McClatchy, Sacramento Bee publisher, files for bankruptcy squib

McClatchy, the publisher that operates the Miami Herald, the Sacramento Bee and other newspapers, filed for bankruptcy protection on Thursday, another sign of a collapsing local news industry.

In a Chapter 11 filing in New York, the company, one of the largest news publishers in the United States, said it plans to restructure its pension obligations and the more than $700 million in debt it has struggled with for years as it tries to strengthen its digital business. It said its 30 newsrooms in 14 states would continue operating as usual during the case.

Hedge fund Chatham Asset Management, its longtime creditor, would operate McClatchy, a 163-year-old family-controlled business, as a private company, under the plan laid out in the filing.

If the plan is approved by the court, McClatchy would become the latest in a string of local news brands propped up by hedge funds, an unlikely relationship that has become the norm as the finance industry swoops in to wring profits from an ailing industry. Journalists and industry groups have expressed grave concerns about the future of news and jobs in the hands of private equity, but there are few solutions for the growing crisis in the industry. A 2019 report from PEN America warned that the shuttering of hundreds of local newspapers would damage democracy.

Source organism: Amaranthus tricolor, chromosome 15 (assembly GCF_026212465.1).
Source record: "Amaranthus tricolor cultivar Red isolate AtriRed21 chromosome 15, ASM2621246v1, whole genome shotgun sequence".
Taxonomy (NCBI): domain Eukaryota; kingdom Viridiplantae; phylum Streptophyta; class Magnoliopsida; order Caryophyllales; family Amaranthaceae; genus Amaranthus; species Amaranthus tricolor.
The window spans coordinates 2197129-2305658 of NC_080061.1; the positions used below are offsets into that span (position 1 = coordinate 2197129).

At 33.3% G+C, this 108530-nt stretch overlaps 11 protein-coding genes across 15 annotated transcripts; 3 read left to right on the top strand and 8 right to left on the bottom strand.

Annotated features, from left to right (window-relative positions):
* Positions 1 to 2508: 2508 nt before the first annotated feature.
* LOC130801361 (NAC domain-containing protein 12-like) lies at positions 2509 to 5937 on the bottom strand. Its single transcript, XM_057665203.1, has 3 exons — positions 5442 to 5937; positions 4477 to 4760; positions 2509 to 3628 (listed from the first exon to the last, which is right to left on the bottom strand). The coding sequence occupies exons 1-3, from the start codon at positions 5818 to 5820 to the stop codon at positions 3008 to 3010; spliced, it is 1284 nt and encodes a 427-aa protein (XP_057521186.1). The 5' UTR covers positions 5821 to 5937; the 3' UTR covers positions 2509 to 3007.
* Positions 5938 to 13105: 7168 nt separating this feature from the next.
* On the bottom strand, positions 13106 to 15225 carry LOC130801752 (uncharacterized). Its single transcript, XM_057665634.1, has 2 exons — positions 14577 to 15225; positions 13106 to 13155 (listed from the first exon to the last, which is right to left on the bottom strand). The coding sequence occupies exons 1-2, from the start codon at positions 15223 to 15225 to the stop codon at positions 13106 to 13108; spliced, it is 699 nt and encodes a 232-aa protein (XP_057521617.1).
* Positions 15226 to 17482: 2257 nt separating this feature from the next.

In August, two publishers of hundreds of daily newspapers, Gannett and GateHouse Media, merged to become the largest newspaper company in America. The new company, which took the name Gannett, is managed by a private equity firm, Fortress Investment Group, and owns roughly one in five U.S. dailies.

Alden Global Capital owns MediaNews Group, which has witnessed extensive newsroom cuts across its properties, which include the Denver Post and the San Jose Mercury News. It has a 25% stake in Tribune Co., the publisher of The...

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